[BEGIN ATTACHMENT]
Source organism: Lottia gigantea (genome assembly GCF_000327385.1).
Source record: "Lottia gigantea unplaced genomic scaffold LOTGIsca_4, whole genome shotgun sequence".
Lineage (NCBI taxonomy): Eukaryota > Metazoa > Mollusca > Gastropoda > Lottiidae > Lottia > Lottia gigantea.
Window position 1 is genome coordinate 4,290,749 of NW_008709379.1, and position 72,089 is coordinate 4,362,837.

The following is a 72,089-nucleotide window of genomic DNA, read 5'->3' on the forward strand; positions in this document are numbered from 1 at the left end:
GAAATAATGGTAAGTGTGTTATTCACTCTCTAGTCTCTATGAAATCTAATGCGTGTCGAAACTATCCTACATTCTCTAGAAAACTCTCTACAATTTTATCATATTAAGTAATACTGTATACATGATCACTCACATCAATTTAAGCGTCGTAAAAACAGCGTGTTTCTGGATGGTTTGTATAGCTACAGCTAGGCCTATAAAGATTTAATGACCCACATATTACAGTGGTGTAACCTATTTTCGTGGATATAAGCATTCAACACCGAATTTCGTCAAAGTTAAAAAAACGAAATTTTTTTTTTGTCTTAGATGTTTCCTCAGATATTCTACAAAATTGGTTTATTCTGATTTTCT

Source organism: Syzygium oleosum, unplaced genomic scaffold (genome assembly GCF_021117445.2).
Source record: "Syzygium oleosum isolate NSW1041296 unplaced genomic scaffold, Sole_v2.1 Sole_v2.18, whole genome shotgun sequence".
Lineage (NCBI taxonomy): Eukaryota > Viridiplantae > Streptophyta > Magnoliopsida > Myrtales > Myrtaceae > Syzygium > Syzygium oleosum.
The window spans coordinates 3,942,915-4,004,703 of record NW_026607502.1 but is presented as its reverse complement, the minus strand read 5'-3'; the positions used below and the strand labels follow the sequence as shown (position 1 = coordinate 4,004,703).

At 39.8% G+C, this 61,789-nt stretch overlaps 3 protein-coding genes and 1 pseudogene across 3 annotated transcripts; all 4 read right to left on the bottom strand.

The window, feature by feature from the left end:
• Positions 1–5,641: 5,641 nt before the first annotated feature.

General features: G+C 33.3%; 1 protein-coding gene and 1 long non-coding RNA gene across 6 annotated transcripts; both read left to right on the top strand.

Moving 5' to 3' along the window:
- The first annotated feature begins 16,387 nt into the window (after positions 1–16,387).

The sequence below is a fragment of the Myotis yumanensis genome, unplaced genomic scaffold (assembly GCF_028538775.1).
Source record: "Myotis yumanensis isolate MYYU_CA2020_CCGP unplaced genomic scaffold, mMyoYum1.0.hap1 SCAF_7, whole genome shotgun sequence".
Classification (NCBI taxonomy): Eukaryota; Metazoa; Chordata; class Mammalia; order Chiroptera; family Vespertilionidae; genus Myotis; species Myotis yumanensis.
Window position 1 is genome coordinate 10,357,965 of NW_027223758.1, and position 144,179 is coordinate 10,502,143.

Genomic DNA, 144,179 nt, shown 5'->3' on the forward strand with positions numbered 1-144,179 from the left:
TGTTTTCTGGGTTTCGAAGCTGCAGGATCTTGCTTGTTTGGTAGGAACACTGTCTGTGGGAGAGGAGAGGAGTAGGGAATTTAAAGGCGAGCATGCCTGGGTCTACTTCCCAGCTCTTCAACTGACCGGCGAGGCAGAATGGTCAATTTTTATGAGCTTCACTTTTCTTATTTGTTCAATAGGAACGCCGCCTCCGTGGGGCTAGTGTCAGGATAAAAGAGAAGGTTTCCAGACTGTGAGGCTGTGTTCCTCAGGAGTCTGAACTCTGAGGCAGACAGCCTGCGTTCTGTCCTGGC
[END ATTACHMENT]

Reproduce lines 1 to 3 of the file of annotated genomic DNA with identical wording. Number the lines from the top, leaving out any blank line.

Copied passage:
Source organism: Lottia gigantea (genome assembly GCF_000327385.1).
Source record: "Lottia gigantea unplaced genomic scaffold LOTGIsca_4, whole genome shotgun sequence".
Lineage (NCBI taxonomy): Eukaryota > Metazoa > Mollusca > Gastropoda > Lottiidae > Lottia > Lottia gigantea.